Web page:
World Performance Comparison: Is the U.S. Ready?


By Matt Barbini//National Team High Performance Consultant

As we approach World Championship Trials next month, it seems like a good time to take a look at what the rest of the world has been up to in 2013. As you know, we hold our trials later than most other nations, so there is a bounty of information to look at as we plan for our international competitions this summer. For this article I chose to compare the top three performances of non-American athletes in Olympic events in 2013 against the corresponding time period from 2012 (January – June).


In general, the results are surprisingly close, though at first glance they may appear not to be. Of the 39 top three times in men’s Olympic events, 26 were faster in 2012 than 2013 including 11 of the 13 top overall times. On the women’s side 31 of the 39 top times were faster in 2012; however, four of the 13 top overall times have been faster in 2013.


Given those numbers, one might think that there is a huge disparity in favor of the Olympic year and that 2013 has marked a significant step backwards. In most events that is actually not the case. For example, in the men’s 100 free all three of the top times in 2012 were faster than the corresponding times in 2013. However, the combined time difference between the top times is just 0.78 seconds. In the women’s 100 free the combined disparity is even smaller at 0.38 seconds. See below.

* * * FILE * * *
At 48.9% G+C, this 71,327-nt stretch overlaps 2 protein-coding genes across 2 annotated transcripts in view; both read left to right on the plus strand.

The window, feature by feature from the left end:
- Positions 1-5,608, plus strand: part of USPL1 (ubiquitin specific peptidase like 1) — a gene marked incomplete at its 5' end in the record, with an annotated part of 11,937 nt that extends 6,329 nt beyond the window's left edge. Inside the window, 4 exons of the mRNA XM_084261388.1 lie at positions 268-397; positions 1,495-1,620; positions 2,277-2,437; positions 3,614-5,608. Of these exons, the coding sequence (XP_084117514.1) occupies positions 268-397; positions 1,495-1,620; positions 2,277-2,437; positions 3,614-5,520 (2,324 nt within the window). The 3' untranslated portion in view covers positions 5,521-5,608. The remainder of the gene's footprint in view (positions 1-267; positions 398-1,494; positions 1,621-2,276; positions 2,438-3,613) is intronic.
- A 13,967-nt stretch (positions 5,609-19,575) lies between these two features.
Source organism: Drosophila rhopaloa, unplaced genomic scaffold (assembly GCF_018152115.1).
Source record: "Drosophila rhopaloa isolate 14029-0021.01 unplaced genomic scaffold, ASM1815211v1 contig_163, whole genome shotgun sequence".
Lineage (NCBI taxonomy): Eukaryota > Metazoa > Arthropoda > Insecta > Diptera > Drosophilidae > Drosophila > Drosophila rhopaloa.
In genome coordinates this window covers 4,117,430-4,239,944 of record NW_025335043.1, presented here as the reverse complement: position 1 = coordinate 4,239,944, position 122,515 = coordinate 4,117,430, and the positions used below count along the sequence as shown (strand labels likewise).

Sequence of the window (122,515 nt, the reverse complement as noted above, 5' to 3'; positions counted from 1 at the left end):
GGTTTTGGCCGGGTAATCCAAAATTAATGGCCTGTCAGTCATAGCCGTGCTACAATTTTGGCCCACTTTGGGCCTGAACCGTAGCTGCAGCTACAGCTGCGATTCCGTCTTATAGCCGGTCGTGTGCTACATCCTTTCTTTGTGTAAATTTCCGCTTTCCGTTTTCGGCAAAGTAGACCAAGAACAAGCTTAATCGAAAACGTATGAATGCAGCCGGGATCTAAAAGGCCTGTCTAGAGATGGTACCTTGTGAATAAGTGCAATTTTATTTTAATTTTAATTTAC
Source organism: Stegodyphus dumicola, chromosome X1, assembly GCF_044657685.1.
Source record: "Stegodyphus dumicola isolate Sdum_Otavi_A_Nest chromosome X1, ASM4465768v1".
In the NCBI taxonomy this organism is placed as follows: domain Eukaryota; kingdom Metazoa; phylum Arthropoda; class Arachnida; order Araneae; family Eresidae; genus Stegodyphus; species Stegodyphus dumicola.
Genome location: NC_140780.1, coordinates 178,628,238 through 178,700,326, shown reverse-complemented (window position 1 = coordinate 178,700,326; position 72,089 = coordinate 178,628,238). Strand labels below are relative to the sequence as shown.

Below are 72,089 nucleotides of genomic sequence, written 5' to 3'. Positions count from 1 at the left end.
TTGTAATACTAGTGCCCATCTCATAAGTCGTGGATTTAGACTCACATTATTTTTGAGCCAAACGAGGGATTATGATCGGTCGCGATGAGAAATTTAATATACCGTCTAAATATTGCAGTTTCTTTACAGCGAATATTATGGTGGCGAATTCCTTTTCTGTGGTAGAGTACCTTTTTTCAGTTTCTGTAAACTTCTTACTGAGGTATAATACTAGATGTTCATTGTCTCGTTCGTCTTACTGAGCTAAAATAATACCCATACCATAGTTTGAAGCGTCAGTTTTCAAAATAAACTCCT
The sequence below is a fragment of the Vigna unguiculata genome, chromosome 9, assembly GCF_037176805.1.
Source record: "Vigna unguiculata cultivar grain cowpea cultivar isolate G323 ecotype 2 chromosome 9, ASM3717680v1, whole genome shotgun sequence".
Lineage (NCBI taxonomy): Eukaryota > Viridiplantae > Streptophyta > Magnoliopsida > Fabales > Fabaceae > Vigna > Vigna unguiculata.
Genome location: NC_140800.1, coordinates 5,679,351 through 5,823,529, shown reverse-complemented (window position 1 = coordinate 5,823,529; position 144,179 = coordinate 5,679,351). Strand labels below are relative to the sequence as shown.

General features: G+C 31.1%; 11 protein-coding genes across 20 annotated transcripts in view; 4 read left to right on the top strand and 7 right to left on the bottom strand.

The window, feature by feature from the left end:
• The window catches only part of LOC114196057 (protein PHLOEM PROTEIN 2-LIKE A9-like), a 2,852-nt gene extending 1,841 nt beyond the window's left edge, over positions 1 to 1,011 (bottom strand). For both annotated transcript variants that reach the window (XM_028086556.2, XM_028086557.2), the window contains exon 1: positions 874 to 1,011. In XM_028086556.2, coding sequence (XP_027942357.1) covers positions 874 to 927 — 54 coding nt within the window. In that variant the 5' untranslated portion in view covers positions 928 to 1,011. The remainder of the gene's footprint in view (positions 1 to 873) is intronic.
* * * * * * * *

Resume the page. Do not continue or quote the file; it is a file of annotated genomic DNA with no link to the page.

Men 2012  2013    Women  2012   2013
100 Free   47.10    47.53      100 Free   52.75   52.83 
  47.63  47.93     53.29 53.51 
  48.02   48.07     53.57  53.66 


Another example is the 100 fly for both men and women.


Men  2012 2013   Women 2012 2013
100 Fly  51.31 51.19   100 Fly 56.79 57.18
  51.45  51.53     57.25 57.66
  51.67  51.70     57.48


For a complete breakdown of the comparison between 2012 and 2013 to this point please click HERE.


The challenge in these numbers is pretty clear. At World Championships the rest of the world is likely to be just as fast as they were at the Olympics, and in some cases even faster. In order to achieve the kind of success that we saw last summer our best athletes are going to have to be prepared to compete at that level again.

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